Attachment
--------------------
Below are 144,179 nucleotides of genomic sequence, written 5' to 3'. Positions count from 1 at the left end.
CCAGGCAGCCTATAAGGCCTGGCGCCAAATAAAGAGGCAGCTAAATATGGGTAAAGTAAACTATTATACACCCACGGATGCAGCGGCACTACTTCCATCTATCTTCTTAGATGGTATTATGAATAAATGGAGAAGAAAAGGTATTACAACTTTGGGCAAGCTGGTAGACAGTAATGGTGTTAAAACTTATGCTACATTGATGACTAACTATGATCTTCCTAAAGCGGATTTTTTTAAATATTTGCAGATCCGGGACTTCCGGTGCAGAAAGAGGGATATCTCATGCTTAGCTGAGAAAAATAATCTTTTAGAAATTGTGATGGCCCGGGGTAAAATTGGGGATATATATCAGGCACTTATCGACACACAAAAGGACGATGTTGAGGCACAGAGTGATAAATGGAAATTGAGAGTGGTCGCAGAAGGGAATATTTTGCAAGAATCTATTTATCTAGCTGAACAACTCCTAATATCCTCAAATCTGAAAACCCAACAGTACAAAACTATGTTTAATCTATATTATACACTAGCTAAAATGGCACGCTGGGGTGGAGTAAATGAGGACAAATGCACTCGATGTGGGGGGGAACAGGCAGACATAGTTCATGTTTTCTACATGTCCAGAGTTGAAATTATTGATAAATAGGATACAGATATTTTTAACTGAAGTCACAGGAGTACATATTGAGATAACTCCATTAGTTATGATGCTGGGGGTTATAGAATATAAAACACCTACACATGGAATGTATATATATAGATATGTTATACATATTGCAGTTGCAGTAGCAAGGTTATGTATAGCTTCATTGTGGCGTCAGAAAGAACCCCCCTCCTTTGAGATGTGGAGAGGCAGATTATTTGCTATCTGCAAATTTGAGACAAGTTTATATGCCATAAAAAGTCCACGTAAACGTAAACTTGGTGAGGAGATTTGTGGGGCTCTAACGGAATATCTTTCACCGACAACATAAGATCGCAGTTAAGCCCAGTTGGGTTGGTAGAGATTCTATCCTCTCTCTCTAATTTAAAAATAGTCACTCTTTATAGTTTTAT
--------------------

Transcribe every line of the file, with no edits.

Below are 144,179 nucleotides of genomic sequence, written 5' to 3'. Positions count from 1 at the left end.
CCAGGCAGCCTATAAGGCCTGGCGCCAAATAAAGAGGCAGCTAAATATGGGTAAAGTAAACTATTATACACCCACGGATGCAGCGGCACTACTTCCATCTATCTTCTTAGATGGTATTATGAATAAATGGAGAAGAAAAGGTATTACAACTTTGGGCAAGCTGGTAGACAGTAATGGTGTTAAAACTTATGCTACATTGATGACTAACTATGATCTTCCTAAAGCGGATTTTTTTAAATATTTGCAGATCCGGGACTTCCGGTGCAGAAAGAGGGATATCTCATGCTTAGCTGAGAAAAATAATCTTTTAGAAATTGTGATGGCCCGGGGTAAAATTGGGGATATATATCAGGCACTTATCGACACACAAAAGGACGATGTTGAGGCACAGAGTGATAAATGGAAATTGAGAGTGGTCGCAGAAGGGAATATTTTGCAAGAATCTATTTATCTAGCTGAACAACTCCTAATATCCTCAAATCTGAAAACCCAACAGTACAAAACTATGTTTAATCTATATTATACACTAGCTAAAATGGCACGCTGGGGTGGAGTAAATGAGGACAAATGCACTCGATGTGGGGGGGAACAGGCAGACATAGTTCATGTTTTCTACATGTCCAGAGTTGAAATTATTGATAAATAGGATACAGATATTTTTAACTGAAGTCACAGGAGTACATATTGAGATAACTCCATTAGTTATGATGCTGGGGGTTATAGAATATAAAACACCTACACATGGAATGTATATATATAGATATGTTATACATATTGCAGTTGCAGTAGCAAGGTTATGTATAGCTTCATTGTGGCGTCAGAAAGAACCCCCCTCCTTTGAGATGTGGAGAGGCAGATTATTTGCTATCTGCAAATTTGAGACAAGTTTATATGCCATAAAAAGTCCACGTAAACGTAAACTTGGTGAGGAGATTTGTGGGGCTCTAACGGAATATCTTTCACCGACAACATAAGATCGCAGTTAAGCCCAGTTGGGTTGGTAGAGATTCTATCCTCTCTCTCTAATTTAAAAATAGTCACTCTTTATAGTTTTAT